I have been asked about knife making by a couple of members here. I usually tell them the same thing when they ask about building a knife. ďItís cheaper to go buy oneĒ and that is usually followed up by them stating the price of what they want, and me saying, yup still a lot cheaper to buy it.
Well one of my friends stated he wanted to build a knife. I gave him the usual spiel. In turn he responded with,Ē itís not about the money, itís about me knowing how itís done.Ē Well if that ainít the magic words then nothing isÖ..
After discussing all the options, tools, skills, and time he would need to build a knife he decided on a simple skinning knife. Since we also figured out he was broke, and to keep cost low he went with reclaimed steel. Using only hand tools he was able to make a decent little skinner. The only item he needed help with was the hardening of the blade. He did all the rest himself on the cheap.
This got me thinking, I should post up a little something about very basic knife making. This is nothing too creepy or fancy, just cutting out and shaping a blade. I will recreate the process he used on his knife using only common hand tools and stuff that can be found in most garages. For the scales, thatís just a fancy name for handles, will be some wood from the yard. The material cost should be nothing. Just so you know why I say itís cheaper to buy vs build, I will post a time total on this project. (time will be the total time spent)
First thing, find steel to reclaim. In this case itís an old machete dug up when we were clearing cedar out back. (5m)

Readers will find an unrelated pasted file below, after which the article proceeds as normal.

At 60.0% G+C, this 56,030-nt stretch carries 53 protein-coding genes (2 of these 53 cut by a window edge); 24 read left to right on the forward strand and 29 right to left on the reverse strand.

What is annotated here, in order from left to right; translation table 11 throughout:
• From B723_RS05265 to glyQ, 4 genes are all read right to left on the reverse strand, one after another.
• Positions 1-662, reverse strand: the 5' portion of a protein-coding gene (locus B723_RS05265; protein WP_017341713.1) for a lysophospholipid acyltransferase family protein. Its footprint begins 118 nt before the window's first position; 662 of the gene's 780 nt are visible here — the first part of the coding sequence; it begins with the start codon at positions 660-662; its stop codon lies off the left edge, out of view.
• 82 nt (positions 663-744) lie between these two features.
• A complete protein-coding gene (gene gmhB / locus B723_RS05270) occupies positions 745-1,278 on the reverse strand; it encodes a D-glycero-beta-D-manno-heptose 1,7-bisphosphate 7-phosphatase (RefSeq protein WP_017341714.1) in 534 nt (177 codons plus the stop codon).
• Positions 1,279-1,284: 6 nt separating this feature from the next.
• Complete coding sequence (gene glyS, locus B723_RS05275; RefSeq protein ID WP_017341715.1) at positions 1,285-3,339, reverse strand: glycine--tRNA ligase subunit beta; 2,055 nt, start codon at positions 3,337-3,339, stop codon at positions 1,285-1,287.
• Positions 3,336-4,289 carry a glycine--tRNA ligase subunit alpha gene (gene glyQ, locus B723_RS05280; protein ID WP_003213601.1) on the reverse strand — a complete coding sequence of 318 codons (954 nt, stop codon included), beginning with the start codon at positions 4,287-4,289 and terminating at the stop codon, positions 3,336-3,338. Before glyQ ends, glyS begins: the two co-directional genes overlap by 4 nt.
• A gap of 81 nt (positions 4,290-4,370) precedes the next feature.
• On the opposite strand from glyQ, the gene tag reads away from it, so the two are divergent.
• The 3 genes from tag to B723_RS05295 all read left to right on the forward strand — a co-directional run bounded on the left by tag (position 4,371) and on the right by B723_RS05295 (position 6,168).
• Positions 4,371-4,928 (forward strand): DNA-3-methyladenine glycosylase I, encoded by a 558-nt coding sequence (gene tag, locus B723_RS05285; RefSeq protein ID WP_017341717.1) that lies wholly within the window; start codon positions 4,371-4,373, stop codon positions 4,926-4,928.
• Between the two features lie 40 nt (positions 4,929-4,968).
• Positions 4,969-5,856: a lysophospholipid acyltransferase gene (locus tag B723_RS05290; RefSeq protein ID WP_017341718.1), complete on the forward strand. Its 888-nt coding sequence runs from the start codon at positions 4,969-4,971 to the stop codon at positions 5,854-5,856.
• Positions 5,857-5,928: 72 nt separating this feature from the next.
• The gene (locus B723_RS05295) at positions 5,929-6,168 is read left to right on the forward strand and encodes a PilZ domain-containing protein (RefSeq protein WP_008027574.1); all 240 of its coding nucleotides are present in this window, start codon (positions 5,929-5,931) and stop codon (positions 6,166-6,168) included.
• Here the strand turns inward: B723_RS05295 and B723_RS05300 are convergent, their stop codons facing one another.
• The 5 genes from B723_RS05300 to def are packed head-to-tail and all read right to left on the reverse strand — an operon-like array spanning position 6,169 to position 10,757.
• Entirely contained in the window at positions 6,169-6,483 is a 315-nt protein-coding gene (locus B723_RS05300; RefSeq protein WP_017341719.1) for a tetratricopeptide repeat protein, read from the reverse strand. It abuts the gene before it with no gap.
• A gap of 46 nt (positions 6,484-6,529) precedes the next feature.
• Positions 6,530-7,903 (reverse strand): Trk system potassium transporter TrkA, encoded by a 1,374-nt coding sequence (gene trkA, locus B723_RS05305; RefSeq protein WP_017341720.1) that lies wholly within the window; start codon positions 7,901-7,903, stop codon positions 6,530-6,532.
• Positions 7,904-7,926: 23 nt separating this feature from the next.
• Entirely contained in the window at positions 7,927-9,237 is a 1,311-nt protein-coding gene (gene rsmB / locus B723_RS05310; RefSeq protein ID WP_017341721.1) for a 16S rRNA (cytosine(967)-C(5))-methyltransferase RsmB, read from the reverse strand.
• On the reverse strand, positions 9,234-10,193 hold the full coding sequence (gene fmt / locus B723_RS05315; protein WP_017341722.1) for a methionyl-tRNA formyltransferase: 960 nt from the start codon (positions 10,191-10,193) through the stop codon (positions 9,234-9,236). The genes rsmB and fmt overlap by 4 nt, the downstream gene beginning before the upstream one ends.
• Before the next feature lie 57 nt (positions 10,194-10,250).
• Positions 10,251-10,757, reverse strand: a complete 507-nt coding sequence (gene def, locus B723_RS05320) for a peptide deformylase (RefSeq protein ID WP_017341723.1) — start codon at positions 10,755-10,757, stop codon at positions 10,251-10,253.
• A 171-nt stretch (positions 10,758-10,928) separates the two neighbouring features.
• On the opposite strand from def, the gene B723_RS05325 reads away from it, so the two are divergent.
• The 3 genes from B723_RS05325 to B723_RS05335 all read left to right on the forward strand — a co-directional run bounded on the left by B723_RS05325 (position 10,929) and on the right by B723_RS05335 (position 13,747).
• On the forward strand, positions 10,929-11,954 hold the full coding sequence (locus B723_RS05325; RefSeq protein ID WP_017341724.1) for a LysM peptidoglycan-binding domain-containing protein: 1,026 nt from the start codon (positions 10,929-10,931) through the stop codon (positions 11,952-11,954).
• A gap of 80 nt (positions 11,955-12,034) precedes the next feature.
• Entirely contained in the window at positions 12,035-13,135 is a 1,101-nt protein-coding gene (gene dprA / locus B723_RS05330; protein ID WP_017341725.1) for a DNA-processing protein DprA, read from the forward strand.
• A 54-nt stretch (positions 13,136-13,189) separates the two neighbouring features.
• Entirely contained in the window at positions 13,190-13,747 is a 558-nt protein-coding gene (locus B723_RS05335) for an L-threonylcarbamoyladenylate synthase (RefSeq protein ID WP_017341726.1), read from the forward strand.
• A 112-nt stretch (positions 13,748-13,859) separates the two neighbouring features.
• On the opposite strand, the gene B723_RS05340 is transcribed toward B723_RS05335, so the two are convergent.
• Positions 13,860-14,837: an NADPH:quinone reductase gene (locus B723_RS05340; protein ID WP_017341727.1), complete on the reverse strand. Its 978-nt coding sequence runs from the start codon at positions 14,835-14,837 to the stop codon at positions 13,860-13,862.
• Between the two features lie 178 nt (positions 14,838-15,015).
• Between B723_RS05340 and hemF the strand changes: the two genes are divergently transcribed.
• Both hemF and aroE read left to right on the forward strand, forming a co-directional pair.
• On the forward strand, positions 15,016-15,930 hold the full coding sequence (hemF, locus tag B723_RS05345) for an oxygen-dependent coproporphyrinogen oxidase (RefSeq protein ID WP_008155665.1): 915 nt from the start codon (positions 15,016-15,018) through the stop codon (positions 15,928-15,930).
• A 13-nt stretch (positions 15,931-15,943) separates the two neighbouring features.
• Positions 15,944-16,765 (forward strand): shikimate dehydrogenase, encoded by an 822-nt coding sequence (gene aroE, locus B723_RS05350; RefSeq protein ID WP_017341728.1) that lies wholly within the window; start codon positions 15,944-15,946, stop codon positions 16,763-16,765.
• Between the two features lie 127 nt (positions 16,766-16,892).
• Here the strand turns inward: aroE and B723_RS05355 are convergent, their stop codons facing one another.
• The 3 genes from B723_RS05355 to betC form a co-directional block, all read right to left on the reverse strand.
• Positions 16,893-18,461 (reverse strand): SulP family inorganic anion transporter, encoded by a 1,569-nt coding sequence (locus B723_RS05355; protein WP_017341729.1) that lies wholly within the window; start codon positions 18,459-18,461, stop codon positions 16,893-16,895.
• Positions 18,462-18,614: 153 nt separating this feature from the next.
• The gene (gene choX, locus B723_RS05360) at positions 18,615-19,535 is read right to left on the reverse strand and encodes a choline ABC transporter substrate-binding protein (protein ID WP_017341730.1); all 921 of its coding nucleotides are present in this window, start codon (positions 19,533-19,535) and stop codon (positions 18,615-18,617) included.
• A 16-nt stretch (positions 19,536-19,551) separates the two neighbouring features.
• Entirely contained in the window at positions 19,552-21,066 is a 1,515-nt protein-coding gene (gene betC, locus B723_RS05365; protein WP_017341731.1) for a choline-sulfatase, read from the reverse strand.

Next, figure out what shape you want the blade, use a marker and draw it on the metal then cut it out. Now put on heavy leather gloves. I used a cutoff wheel in a dermal tool. (Notice the blade has been polished up a bit, Sorry I could not resist using the belt sander as the metal looked so yucky) (55 min)
Shaping the blade. File work gets tedious and boring and that leads to mistakes. Mistakes with even a semi-shaped blade will require stiches, so wear thick leather gloves while being attentive. I have found the easiest way to shape a blade by hand is to mount it to the bench and file length ways. This keeps the bevel even and looks better when finished.(7h45m)
Sometimes you get lucky. The balance is going to be about perfect on this one.
After you have the shape you want and it looks right, itís time to start the finishing. This is done by sanding it with 220grit until the finish is uniform, if you like the brushed look that is what most knifes have. I hope you still have your gloves on at this point. (11h5m)
If you like your blades super shinny you will need to polish progressively with 220 to 400 to 800 to 1500 to 2000 grit, bla bla bla its hard work, and if you are doing this by hand add about 30 hours to your job cost.
Alright, all we have left is to harden the steel, tempering the blade, and attaching scales. This will have to wait for a few weeks as I have been told that I need to paint the house and build a cabinet before I ďplay with my toys.Ē Not only that the FD gets uppity when I fire up the forge while we are under a burn ban.
Thanks for looking,